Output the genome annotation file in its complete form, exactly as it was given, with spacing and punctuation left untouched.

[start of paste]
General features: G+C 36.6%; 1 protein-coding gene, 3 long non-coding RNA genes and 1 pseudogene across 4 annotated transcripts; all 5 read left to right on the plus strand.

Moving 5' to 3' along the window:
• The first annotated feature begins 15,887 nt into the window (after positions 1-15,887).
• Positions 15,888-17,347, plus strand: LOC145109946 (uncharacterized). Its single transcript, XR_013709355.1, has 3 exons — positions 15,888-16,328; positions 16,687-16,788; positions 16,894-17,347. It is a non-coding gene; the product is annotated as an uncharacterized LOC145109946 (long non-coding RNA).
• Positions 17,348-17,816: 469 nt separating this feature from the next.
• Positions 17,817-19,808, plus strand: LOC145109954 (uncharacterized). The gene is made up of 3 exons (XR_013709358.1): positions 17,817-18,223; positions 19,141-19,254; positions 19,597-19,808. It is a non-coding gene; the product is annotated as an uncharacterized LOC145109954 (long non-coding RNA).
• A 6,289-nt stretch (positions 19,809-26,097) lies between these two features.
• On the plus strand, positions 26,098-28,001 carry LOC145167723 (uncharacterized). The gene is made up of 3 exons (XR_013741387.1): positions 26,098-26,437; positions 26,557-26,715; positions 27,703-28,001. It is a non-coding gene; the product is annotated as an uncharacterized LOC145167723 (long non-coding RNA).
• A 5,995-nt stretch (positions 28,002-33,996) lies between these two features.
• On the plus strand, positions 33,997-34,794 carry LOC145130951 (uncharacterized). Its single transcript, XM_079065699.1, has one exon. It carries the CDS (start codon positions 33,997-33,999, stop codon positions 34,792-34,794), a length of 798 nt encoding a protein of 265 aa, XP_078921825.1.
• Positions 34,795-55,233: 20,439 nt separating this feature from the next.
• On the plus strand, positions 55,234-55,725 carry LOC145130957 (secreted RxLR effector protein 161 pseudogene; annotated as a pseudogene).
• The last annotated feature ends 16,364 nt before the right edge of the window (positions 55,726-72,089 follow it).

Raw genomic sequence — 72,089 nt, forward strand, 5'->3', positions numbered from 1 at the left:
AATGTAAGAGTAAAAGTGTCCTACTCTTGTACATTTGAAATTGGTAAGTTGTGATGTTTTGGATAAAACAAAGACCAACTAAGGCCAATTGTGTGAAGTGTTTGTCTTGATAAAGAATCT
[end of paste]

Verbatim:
General features: G+C 36.6%; 1 protein-coding gene, 3 long non-coding RNA genes and 1 pseudogene across 4 annotated transcripts; all 5 read left to right on the plus strand.

Moving 5' to 3' along the window:
• The first annotated feature begins 15,887 nt into the window (after positions 1-15,887).
• Positions 15,888-17,347, plus strand: LOC145109946 (uncharacterized). Its single transcript, XR_013709355.1, has 3 exons — positions 15,888-16,328; positions 16,687-16,788; positions 16,894-17,347. It is a non-coding gene; the product is annotated as an uncharacterized LOC145109946 (long non-coding RNA).
• Positions 17,348-17,816: 469 nt separating this feature from the next.
• Positions 17,817-19,808, plus strand: LOC145109954 (uncharacterized). The gene is made up of 3 exons (XR_013709358.1): positions 17,817-18,223; positions 19,141-19,254; positions 19,597-19,808. It is a non-coding gene; the product is annotated as an uncharacterized LOC145109954 (long non-coding RNA).
• A 6,289-nt stretch (positions 19,809-26,097) lies between these two features.
• On the plus strand, positions 26,098-28,001 carry LOC145167723 (uncharacterized). The gene is made up of 3 exons (XR_013741387.1): positions 26,098-26,437; positions 26,557-26,715; positions 27,703-28,001. It is a non-coding gene; the product is annotated as an uncharacterized LOC145167723 (long non-coding RNA).
• A 5,995-nt stretch (positions 28,002-33,996) lies between these two features.
• On the plus strand, positions 33,997-34,794 carry LOC145130951 (uncharacterized). Its single transcript, XM_079065699.1, has one exon. It carries the CDS (start codon positions 33,997-33,999, stop codon positions 34,792-34,794), a length of 798 nt encoding a protein of 265 aa, XP_078921825.1.
• Positions 34,795-55,233: 20,439 nt separating this feature from the next.
• On the plus strand, positions 55,234-55,725 carry LOC145130957 (secreted RxLR effector protein 161 pseudogene; annotated as a pseudogene).
• The last annotated feature ends 16,364 nt before the right edge of the window (positions 55,726-72,089 follow it).

Raw genomic sequence — 72,089 nt, forward strand, 5'->3', positions numbered from 1 at the left:
AATGTAAGAGTAAAAGTGTCCTACTCTTGTACATTTGAAATTGGTAAGTTGTGATGTTTTGGATAAAACAAAGACCAACTAAGGCCAATTGTGTGAAGTGTTTGTCTTGATAAAGAATCT